Supply reduction and violence
Dan Werb, a researcher at the Urban Health Initiative of the Center for Excellence in HIV / AIDS in British Columbia and the International Center for Science in Drug Policy in Canada, dedicated his plenary to the scientific analysis of the principles upon which the current system of drug control are laid. Mr. Werb said that far from reality and theory, “it is not certain that the adoption of repressive policies aimed to control supply have a positive impact in reducing illicit drug availability or ensures the decline in violence related to the production, trafficking and consumption of substances”.
Werb also stated that the reality of the North American region illustrates how these policies have produced mixed effects ranging from the displacement of drug production centers, the variation of the routes of international traffic and increasing the availability illicit drug-related violence and subsequent to them. The Canadian researcher highlighted the costs of such policies for producing and transit countries, rescuing the case of nations such as Bolivia, Colombia and Peru, where the ravages of the audit have been felt more strongly since the United States adopted control measures strictly under the first Bush administration, and that of Guinea Bissau in West Africa, where they move unimaginable amounts of money (about 11 billion dollars a year) on account of trafficking cocaine to Western Europe and Russia.
Alvaro Henry Campos, Vice Minister of Justice and Public Safety in El Salvador, said the violence related to drug trafficking and consumption has plagued Latin America for many years now. In this regard, a group particularly affected by the violence have been drug users who have mostly felt repressive policies from the State. Therefore, he considered necessary to avert the violence towards the consumer and direct more effective action to punish traffickers who threaten the legitimacy of the institutions.
On the other hand, Luis González Plasencia, President of the Human Rights Commission of Mexico City, urged governments in the region to change the look off the drug war approach to one based on human rights, with respect to freedom and dignity. He criticized the prohibitionist strategy that has been promoted globally since the sixties, with direct consequences particularly for groups that have historically been vulnerable such as children, youth and women.
Felipe Maghalaes, member of the Pacificadora Police Unit in Rio de Janeiro presented a program that has proven effective in a much troubled city historically affected by gangs and drug cartels. “There was a need to return to the original concept of citizen police”, he said, where the effects have contributed to increased rates of violence in the region. “The police must be based on social and community vision, with a view to rebuilding trust among citizens and enabling integration of the community” he concluded.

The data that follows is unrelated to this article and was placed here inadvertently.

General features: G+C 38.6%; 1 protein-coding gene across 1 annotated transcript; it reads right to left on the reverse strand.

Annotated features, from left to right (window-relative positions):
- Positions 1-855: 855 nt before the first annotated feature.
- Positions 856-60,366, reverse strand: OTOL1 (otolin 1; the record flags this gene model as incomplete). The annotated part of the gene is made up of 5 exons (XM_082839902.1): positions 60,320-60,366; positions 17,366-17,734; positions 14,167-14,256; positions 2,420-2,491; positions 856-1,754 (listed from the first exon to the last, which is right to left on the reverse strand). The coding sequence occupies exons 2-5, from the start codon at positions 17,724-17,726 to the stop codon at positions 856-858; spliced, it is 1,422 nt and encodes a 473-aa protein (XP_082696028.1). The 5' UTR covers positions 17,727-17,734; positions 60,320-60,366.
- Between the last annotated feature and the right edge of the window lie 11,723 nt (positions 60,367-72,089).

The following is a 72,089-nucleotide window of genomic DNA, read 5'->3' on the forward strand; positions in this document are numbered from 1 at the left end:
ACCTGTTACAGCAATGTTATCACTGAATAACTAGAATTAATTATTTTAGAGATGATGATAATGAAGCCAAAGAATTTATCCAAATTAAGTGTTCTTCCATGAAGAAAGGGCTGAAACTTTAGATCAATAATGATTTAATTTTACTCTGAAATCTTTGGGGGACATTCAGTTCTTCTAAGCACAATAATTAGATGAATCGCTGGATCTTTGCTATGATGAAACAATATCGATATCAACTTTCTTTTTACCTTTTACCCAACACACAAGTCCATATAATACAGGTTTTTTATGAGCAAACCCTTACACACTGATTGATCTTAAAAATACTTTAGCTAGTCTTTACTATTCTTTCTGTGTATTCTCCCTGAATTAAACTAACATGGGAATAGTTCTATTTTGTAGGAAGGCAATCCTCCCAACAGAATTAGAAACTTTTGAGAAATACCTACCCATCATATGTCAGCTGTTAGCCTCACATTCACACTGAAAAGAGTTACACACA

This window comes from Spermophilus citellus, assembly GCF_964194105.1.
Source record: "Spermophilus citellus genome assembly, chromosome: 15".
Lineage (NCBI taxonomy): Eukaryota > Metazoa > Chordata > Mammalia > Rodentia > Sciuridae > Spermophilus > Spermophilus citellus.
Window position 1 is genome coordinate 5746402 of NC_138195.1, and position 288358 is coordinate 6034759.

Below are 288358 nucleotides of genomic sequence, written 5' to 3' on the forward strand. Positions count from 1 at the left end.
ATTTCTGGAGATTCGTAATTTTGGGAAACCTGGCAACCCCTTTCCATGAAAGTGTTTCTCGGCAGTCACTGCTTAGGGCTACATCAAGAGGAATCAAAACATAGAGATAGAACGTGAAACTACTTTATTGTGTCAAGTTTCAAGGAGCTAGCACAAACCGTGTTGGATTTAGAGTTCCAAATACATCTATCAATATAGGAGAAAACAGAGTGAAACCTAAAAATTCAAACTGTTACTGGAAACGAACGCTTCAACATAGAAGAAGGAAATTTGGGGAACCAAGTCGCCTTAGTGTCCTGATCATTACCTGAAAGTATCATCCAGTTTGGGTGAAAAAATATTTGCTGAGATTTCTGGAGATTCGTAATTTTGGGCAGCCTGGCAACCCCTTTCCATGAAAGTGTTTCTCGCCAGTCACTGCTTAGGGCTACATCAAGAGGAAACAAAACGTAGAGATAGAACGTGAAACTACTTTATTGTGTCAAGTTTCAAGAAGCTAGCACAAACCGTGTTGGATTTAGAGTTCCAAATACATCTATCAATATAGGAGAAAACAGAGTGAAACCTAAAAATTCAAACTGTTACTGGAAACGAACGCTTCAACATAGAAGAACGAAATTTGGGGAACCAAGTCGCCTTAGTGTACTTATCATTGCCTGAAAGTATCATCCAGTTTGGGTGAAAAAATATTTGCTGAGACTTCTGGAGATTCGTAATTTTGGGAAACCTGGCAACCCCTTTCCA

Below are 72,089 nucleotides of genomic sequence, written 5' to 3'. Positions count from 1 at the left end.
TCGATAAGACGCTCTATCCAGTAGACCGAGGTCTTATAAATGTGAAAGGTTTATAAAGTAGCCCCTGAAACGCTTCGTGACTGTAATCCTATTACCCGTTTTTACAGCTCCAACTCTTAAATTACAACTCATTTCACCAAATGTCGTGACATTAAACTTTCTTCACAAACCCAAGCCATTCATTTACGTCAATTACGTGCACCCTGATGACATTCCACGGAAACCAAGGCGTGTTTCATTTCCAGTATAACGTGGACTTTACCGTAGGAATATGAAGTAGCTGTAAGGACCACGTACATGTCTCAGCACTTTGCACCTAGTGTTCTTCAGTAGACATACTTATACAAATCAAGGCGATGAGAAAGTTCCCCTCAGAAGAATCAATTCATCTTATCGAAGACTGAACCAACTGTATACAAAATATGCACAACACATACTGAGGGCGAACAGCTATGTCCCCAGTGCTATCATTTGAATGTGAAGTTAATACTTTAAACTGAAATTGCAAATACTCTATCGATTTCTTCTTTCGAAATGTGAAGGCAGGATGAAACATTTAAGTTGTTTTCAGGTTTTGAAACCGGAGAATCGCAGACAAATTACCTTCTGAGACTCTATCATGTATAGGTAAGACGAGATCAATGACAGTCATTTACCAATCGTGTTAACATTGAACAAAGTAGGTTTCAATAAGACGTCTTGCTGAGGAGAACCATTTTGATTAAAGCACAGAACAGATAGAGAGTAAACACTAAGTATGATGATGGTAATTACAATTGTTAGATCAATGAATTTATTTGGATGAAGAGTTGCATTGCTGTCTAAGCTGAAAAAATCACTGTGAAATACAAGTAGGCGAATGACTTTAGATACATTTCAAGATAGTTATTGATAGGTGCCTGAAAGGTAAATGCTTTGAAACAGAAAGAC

It is clear that much is lacking in order to include a true perspective of human rights in a comprehensive policy on drugs. Talking about human rights is not only encouraged to respect the freedom of the individual or demilitarize the war on drugs but we must also consider it in a cross-cutting manner taking into account the various vulnerable groups that are affected by any policy.
Latin America in the international context
This panel stressed that the war on drugs can not be seen as a reasonable drug policy and member States of the United Nations should urgently review it. On that remark, the World Health Organization and the UNAIDS made it clear that their position was in favor of closing all existing treatment centers that do not observe human rights and/or are not based on objective evidence.
David Holiday, Director for the Latin America Programe of the Open Society Foundation, said Obama’s administration has not changed much its rethoric about anti-drug policy. Moreover, the discourse in Washington continues to see Colombia as a successful strategy that should be replicated. However, he admitted Obama’s complex situation because with a Republican majority in Congress that will promote the continuation of eradication and interdiction in the absence of options that are viable in the eyes of public opinion.
Lastly, Mike Trace, Chairman of the Board to the International Drug Policy Consortium, stressed that a reality is that any prohibition creates markets that are otherwise covered by organized crime. Thus, lack of regulation fosters more and better organized criminal organizations. Moreover, the "balloon effect" where countries not previously suffering from the war against drugs, are now extremely concerned, must be taken into account, he said. Therefore, “the crisis is obvious to the Western world”, Mr. Trace explained, there is a threat whose transverse line is the lack of interest in participating in the standard way of life because people large sectors of the population are economically marginalized. The implication for Latin American governments to maintain or not maintain a relationship with the U.S. strategy is an extremely important issue. Thus, it is essential to call the debate on the reform of the systems, particularly in Latin America.